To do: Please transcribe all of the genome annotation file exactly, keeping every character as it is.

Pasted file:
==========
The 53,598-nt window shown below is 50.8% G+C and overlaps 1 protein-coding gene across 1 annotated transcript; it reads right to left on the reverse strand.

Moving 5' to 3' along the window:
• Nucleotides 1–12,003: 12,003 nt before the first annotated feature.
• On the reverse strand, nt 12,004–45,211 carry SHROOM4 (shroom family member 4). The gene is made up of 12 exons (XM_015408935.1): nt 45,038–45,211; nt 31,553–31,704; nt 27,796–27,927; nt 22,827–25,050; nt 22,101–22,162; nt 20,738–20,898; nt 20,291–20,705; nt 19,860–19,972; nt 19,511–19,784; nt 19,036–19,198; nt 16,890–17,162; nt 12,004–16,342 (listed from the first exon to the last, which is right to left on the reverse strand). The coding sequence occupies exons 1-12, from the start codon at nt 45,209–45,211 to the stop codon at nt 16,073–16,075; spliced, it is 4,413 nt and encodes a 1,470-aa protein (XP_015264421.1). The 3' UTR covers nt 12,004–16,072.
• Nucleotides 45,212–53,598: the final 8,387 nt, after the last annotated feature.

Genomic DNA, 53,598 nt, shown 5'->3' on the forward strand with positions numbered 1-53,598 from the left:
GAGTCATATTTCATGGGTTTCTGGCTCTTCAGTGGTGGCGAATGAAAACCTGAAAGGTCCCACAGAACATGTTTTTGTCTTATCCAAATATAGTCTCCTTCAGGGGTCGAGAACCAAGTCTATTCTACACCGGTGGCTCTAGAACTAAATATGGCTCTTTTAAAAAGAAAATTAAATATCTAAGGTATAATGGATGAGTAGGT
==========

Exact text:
The 53,598-nt window shown below is 50.8% G+C and overlaps 1 protein-coding gene across 1 annotated transcript; it reads right to left on the reverse strand.

Moving 5' to 3' along the window:
• Nucleotides 1–12,003: 12,003 nt before the first annotated feature.
• On the reverse strand, nt 12,004–45,211 carry SHROOM4 (shroom family member 4). The gene is made up of 12 exons (XM_015408935.1): nt 45,038–45,211; nt 31,553–31,704; nt 27,796–27,927; nt 22,827–25,050; nt 22,101–22,162; nt 20,738–20,898; nt 20,291–20,705; nt 19,860–19,972; nt 19,511–19,784; nt 19,036–19,198; nt 16,890–17,162; nt 12,004–16,342 (listed from the first exon to the last, which is right to left on the reverse strand). The coding sequence occupies exons 1-12, from the start codon at nt 45,209–45,211 to the stop codon at nt 16,073–16,075; spliced, it is 4,413 nt and encodes a 1,470-aa protein (XP_015264421.1). The 3' UTR covers nt 12,004–16,072.
• Nucleotides 45,212–53,598: the final 8,387 nt, after the last annotated feature.

Genomic DNA, 53,598 nt, shown 5'->3' on the forward strand with positions numbered 1-53,598 from the left:
GAGTCATATTTCATGGGTTTCTGGCTCTTCAGTGGTGGCGAATGAAAACCTGAAAGGTCCCACAGAACATGTTTTTGTCTTATCCAAATATAGTCTCCTTCAGGGGTCGAGAACCAAGTCTATTCTACACCGGTGGCTCTAGAACTAAATATGGCTCTTTTAAAAAGAAAATTAAATATCTAAGGTATAATGGATGAGTAGGT